Welcome back to Fishing in the Discount Bin, my weekly blogging about something in my DVD library that I'd recently re-watched. Being a die-hard fanboy for Kevin Smith, I'm surprised it's taken me this long to tackle a Kevin Smith film in this here blog, but here we are. Today, I re-watch his classic religious parable, Dogma. This appears in my notes at June 30, 2013.
I'm going to attempt a bit of a gritty reboot for Fishing in the Discount Bin with this entry. I, personally, feel that my plot summaries are getting too long and too excessive. Iit reminds me of the warning my old high school English teacher used to give us about writing essays: "If all you're doing is giving me a plot summary, then you really don't have anything to say about the (book/play/poem/whatever we were reading in class at that time)." Besides, I get bored writing them. And if I'm getting bored writing them, odds are you're getting bored reading them. So I'll try to keep the plot summaries brief, and just stick to what my friend told me he wants to see me do when he gave me the idea for this: "Just go off on why you like it."
Now then, on with the show.
The issues of Heaven and Hell and life after death and what comes next have been weighing heavily on my mind lately, given the recent passing of my grandfather. So surely, there's some movie I can watch to give me solace...some religious epic to give me comfort. The Ten Commandments, you may be thinking, or maybe The Passion of the Christ to those a little more hardcore with their Jesus. Nope. Afraid not. The only biblical epic I own is Kevin Smith's Dogma.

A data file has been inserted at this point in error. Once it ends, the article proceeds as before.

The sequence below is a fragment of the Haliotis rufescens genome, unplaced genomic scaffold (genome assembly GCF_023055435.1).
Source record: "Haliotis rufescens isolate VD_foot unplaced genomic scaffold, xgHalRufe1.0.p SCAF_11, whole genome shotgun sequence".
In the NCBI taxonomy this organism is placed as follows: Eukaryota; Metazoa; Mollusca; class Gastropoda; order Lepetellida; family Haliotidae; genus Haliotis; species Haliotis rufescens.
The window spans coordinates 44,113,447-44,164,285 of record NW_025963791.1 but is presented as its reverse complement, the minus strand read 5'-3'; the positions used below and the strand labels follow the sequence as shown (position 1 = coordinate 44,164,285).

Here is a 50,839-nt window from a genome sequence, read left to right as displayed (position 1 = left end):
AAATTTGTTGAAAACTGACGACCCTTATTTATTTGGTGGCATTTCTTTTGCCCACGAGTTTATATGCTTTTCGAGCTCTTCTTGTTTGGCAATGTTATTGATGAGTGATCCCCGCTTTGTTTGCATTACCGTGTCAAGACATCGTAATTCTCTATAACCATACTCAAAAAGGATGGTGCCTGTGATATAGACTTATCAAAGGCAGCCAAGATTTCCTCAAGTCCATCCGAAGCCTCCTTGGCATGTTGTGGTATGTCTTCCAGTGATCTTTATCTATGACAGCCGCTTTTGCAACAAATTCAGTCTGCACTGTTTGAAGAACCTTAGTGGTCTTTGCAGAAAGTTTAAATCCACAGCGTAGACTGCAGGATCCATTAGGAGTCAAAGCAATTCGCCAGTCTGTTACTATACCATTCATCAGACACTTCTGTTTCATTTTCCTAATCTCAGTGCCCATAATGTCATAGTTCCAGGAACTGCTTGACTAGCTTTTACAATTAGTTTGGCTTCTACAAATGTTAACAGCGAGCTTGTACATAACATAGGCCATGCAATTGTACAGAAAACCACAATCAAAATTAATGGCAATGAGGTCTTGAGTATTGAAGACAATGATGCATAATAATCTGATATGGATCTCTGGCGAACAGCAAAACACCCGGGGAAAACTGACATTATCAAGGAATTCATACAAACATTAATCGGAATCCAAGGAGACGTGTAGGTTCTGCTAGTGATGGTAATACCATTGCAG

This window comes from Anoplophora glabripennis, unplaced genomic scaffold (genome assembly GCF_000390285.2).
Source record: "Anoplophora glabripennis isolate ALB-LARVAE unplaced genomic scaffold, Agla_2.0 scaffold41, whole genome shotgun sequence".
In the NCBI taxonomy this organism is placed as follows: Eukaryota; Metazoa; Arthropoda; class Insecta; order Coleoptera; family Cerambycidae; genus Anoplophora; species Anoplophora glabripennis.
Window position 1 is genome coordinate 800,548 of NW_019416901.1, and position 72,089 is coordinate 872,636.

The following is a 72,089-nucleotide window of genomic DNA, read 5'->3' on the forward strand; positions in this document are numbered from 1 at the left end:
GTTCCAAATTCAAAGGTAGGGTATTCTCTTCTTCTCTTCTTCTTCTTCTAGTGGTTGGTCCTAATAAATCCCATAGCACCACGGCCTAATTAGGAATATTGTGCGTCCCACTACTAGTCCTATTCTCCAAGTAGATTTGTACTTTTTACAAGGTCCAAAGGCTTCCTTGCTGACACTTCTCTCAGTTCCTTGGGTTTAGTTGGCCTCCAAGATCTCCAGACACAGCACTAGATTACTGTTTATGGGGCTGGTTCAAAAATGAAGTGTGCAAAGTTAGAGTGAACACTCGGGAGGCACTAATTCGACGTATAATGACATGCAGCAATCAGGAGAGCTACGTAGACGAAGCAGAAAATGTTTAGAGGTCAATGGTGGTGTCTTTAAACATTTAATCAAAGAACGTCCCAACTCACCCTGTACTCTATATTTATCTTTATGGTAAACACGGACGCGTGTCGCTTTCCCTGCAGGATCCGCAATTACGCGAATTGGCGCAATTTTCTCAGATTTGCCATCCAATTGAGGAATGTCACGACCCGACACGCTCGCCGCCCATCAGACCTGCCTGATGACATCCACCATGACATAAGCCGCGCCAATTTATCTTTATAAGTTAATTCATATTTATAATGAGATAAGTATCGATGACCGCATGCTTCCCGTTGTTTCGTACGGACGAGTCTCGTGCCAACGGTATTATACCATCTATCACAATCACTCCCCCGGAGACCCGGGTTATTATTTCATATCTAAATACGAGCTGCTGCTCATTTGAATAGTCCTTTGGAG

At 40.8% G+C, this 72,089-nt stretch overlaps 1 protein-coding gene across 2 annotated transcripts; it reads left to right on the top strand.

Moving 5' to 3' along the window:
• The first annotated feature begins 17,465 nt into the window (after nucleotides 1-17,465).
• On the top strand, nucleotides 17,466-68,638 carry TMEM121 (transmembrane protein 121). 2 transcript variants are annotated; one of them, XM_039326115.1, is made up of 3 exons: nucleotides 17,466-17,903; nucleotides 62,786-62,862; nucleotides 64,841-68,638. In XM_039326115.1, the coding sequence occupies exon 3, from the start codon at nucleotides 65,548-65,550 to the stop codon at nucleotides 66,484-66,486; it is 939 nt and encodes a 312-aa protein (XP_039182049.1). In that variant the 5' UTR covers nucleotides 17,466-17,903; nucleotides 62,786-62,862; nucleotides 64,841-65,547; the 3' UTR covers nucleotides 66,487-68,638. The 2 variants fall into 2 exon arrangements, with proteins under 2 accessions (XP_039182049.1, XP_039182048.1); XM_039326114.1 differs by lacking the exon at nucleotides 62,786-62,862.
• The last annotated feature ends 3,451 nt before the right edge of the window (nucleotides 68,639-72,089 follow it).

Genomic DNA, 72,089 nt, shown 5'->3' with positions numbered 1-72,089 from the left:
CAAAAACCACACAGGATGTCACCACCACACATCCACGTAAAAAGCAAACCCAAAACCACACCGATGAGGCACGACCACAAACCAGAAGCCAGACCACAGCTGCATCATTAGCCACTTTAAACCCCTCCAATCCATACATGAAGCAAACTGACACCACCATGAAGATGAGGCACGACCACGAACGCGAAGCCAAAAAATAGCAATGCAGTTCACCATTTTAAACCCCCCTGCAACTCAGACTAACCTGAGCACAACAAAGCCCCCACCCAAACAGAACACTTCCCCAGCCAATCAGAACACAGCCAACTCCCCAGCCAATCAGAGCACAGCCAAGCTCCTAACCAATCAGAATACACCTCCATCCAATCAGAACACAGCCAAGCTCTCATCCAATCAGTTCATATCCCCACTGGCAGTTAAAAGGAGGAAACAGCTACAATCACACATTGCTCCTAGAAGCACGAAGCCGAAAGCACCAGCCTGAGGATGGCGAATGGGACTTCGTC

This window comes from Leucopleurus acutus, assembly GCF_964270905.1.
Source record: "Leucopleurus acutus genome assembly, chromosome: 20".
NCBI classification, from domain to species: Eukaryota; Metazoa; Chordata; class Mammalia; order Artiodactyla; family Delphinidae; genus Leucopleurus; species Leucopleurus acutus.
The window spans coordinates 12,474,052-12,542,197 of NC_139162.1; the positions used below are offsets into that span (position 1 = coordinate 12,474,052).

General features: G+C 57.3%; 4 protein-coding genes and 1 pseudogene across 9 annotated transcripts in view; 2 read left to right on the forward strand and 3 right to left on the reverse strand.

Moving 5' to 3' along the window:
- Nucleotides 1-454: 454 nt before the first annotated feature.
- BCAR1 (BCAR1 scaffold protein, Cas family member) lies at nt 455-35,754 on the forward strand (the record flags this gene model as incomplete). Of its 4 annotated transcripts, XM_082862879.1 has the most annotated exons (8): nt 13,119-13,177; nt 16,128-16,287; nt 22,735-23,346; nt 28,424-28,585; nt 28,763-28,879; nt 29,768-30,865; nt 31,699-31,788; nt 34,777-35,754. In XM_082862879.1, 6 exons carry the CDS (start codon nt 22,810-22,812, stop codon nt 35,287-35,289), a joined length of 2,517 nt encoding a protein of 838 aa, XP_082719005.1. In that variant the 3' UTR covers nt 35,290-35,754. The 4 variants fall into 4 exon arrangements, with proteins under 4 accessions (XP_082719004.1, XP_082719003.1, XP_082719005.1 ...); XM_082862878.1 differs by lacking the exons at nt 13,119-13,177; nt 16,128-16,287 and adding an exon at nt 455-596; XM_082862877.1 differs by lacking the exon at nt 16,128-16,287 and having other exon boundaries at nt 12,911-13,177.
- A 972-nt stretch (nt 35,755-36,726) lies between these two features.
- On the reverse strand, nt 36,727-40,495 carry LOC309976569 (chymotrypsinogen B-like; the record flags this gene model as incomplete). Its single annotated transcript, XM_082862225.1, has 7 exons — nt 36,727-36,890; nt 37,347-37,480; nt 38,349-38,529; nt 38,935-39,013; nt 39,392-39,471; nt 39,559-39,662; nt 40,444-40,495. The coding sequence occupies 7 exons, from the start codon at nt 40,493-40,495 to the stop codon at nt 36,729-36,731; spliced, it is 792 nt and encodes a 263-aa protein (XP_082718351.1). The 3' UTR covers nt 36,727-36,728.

Some regard Dogma to be Kevin Smith's finest film. Given that he was raised Catholic and he wrote the film as a way of dealing with his issues with the church, many critics applaud it for being such a personal work. He actually started writing the screenplay before he made Clerks. He was always hammering it out and working on the script while making Mallrats and Chasing Amy. When he sold Clerks to Miramax, he ensured that he maintained ownership of the characters of Jay and Silent Bob because he still hoped to make Dogma someday and he'd need to use the characters for it. And then, all the protests and the controversy he got from the Catholic League for making a movie that takes a lighthearted look at the Catholic church. Well, he really went through the crucible making this film, and it truly was a labour of love for him.
Which why, as much of a Kevin Smith fan I am, and no matter how many times I watch it, I always find the film just a tad disappointing.
Dogma is never the movie I expect it to be. Let me lay out the plot in the simplest of terms. Two renegade angels, who were cast out of Heaven for telling off God, have found a loophole in Catholic dogma that will allow them to re-enter Heaven. One problem with this: all of existence hinges on the fact that God is infallible. If they get back into Heaven, this proves God wrong and all of existence will be destroyed. So a young woman is sent on a holy quest to stop these angels. Accompanying her on her quest are two stoner prophets, the 13th Apostle -- an angry black man whose angry because his skin colour got him left out of the Bible -- and a muse suffering from writer's block. Throw in a demon whose manipulating the whole set of circumstances for his own gain, a sarcastic voice of God who offers advice, and a rubber poop monster, and what kind of film are you expecting? Probably a rich comedic/fantasy/adventure along the lines of the classic novel Good Omens, correct?
Well, that's not what you get. Instead, what you get, are all those aforementioned characters, spending a lot of time sitting around, talking through their various crises of faith, and debating the finer points of the Catholic church.